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Spending Bills Going Nowhere Fast

by David J. Hanson
July 12, 2004 | A version of this story appeared in Volume 82, Issue 28

Just two weeks before the summer recess and the first of the presidential nomination conventions, Congress has all but given up on passing most of the 13 appropriations bills that determine government spending for fiscal 2005.

It is expected now that most of the spending bills will be lumped into an omnibus spending package this fall and that Congress may wait until a lame-duck session after the November elections to see if either party gains a political advantage.

The House has passed four appropriations bills, and those bills slightly increase R&D funding for next year. The Defense Department bill (H.R. 4613) has a small increase in basic and applied research funding, and the Energy & Water appropriation bill (H.R. 4614) contains a 4% increase for the Energy Department’s Office of Science. The Department of Homeland Security appropriation (H.R. 4567) has also passed the House, including $2.5 billion for funding Project Bioshield, a program for stockpiling vaccines and treatments against chemical and biological attacks.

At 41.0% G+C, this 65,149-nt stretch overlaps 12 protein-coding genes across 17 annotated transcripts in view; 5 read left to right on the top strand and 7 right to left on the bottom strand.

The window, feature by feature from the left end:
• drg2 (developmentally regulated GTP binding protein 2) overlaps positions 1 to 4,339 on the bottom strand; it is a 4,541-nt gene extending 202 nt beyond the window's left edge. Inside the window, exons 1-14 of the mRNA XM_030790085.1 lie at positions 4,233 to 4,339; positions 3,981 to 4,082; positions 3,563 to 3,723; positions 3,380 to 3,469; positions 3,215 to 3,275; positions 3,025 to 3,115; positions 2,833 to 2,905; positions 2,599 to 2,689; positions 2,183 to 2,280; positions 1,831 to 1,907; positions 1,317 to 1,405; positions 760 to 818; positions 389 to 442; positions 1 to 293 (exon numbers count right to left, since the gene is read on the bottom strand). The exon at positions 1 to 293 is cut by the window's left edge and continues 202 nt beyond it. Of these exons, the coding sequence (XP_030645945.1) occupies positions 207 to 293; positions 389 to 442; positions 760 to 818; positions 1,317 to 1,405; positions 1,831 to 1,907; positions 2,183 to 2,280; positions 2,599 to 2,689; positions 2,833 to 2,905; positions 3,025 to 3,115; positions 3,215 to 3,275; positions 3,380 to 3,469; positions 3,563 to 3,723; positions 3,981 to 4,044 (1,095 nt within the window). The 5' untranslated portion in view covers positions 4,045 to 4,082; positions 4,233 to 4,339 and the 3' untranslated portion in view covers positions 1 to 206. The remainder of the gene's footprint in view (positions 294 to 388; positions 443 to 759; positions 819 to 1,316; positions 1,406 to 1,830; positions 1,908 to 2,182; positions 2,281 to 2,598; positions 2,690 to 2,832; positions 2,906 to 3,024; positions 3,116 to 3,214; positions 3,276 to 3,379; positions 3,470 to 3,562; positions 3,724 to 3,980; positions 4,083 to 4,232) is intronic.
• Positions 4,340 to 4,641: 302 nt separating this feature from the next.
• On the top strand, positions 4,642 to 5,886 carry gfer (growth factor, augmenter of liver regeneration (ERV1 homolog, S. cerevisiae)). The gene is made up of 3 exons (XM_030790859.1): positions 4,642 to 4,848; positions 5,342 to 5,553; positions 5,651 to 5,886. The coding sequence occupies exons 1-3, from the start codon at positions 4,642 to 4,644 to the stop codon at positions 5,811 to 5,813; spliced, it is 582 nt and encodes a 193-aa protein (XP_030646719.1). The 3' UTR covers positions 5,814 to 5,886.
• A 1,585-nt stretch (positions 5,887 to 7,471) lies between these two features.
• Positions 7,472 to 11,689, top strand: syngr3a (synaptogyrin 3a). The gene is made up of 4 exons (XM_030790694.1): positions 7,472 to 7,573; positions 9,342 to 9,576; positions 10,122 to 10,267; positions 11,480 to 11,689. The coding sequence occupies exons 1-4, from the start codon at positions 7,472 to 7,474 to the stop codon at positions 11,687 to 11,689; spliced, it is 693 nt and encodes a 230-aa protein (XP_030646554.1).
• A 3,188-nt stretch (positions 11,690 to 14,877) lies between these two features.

The Senate has passed the defense bill (S. 2559), but votes on other spending bills are unlikely. Senate appropriation subcommittees actually canceled hearings last week because of arguments over how much time should be devoted to debating the various bills. This inability to act is blamed on growing partisan fighting and mistrust that has made it nearly impossible to pass legislation in the Senate this election year.


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